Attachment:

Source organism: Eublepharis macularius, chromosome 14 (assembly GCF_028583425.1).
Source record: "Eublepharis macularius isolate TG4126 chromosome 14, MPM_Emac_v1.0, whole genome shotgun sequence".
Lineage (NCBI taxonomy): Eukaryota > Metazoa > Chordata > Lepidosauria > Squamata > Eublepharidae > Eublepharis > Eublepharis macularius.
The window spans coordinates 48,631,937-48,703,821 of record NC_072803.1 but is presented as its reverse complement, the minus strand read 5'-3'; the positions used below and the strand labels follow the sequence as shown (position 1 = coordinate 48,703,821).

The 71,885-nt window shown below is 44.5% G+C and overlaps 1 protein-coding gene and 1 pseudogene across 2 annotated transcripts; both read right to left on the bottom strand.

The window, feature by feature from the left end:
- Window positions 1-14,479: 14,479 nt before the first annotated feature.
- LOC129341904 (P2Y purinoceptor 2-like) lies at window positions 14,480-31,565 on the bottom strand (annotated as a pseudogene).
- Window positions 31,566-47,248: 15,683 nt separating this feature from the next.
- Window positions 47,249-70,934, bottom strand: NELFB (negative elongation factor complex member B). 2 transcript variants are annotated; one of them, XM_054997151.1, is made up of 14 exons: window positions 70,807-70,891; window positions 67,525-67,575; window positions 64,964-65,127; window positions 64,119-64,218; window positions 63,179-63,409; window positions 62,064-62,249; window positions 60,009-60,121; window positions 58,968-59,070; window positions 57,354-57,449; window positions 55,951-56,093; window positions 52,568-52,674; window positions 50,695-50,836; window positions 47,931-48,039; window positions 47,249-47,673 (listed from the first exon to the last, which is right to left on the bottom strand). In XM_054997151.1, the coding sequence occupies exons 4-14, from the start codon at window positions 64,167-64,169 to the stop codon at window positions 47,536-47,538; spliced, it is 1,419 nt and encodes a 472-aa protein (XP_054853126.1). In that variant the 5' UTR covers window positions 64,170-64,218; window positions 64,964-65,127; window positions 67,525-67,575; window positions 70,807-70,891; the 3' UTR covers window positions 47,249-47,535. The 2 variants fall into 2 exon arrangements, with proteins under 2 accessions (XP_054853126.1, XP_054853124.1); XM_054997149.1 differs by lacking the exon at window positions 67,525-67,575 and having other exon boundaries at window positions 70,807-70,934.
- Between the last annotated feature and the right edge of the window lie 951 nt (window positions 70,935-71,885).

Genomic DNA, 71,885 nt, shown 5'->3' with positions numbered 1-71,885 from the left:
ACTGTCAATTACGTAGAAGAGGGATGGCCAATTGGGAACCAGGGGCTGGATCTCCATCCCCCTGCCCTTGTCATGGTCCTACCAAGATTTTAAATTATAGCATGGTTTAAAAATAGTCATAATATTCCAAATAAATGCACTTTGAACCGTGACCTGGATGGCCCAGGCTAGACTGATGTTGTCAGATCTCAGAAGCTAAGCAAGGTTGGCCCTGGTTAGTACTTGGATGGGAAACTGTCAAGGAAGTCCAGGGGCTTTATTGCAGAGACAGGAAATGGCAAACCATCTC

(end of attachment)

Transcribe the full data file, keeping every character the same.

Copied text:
Source organism: Eublepharis macularius, chromosome 14 (assembly GCF_028583425.1).
Source record: "Eublepharis macularius isolate TG4126 chromosome 14, MPM_Emac_v1.0, whole genome shotgun sequence".
Lineage (NCBI taxonomy): Eukaryota > Metazoa > Chordata > Lepidosauria > Squamata > Eublepharidae > Eublepharis > Eublepharis macularius.
The window spans coordinates 48,631,937-48,703,821 of record NC_072803.1 but is presented as its reverse complement, the minus strand read 5'-3'; the positions used below and the strand labels follow the sequence as shown (position 1 = coordinate 48,703,821).

The 71,885-nt window shown below is 44.5% G+C and overlaps 1 protein-coding gene and 1 pseudogene across 2 annotated transcripts; both read right to left on the bottom strand.

The window, feature by feature from the left end:
- Window positions 1-14,479: 14,479 nt before the first annotated feature.
- LOC129341904 (P2Y purinoceptor 2-like) lies at window positions 14,480-31,565 on the bottom strand (annotated as a pseudogene).
- Window positions 31,566-47,248: 15,683 nt separating this feature from the next.
- Window positions 47,249-70,934, bottom strand: NELFB (negative elongation factor complex member B). 2 transcript variants are annotated; one of them, XM_054997151.1, is made up of 14 exons: window positions 70,807-70,891; window positions 67,525-67,575; window positions 64,964-65,127; window positions 64,119-64,218; window positions 63,179-63,409; window positions 62,064-62,249; window positions 60,009-60,121; window positions 58,968-59,070; window positions 57,354-57,449; window positions 55,951-56,093; window positions 52,568-52,674; window positions 50,695-50,836; window positions 47,931-48,039; window positions 47,249-47,673 (listed from the first exon to the last, which is right to left on the bottom strand). In XM_054997151.1, the coding sequence occupies exons 4-14, from the start codon at window positions 64,167-64,169 to the stop codon at window positions 47,536-47,538; spliced, it is 1,419 nt and encodes a 472-aa protein (XP_054853126.1). In that variant the 5' UTR covers window positions 64,170-64,218; window positions 64,964-65,127; window positions 67,525-67,575; window positions 70,807-70,891; the 3' UTR covers window positions 47,249-47,535. The 2 variants fall into 2 exon arrangements, with proteins under 2 accessions (XP_054853126.1, XP_054853124.1); XM_054997149.1 differs by lacking the exon at window positions 67,525-67,575 and having other exon boundaries at window positions 70,807-70,934.
- Between the last annotated feature and the right edge of the window lie 951 nt (window positions 70,935-71,885).

Genomic DNA, 71,885 nt, shown 5'->3' with positions numbered 1-71,885 from the left:
ACTGTCAATTACGTAGAAGAGGGATGGCCAATTGGGAACCAGGGGCTGGATCTCCATCCCCCTGCCCTTGTCATGGTCCTACCAAGATTTTAAATTATAGCATGGTTTAAAAATAGTCATAATATTCCAAATAAATGCACTTTGAACCGTGACCTGGATGGCCCAGGCTAGACTGATGTTGTCAGATCTCAGAAGCTAAGCAAGGTTGGCCCTGGTTAGTACTTGGATGGGAAACTGTCAAGGAAGTCCAGGGGCTTTATTGCAGAGACAGGAAATGGCAAACCATCTC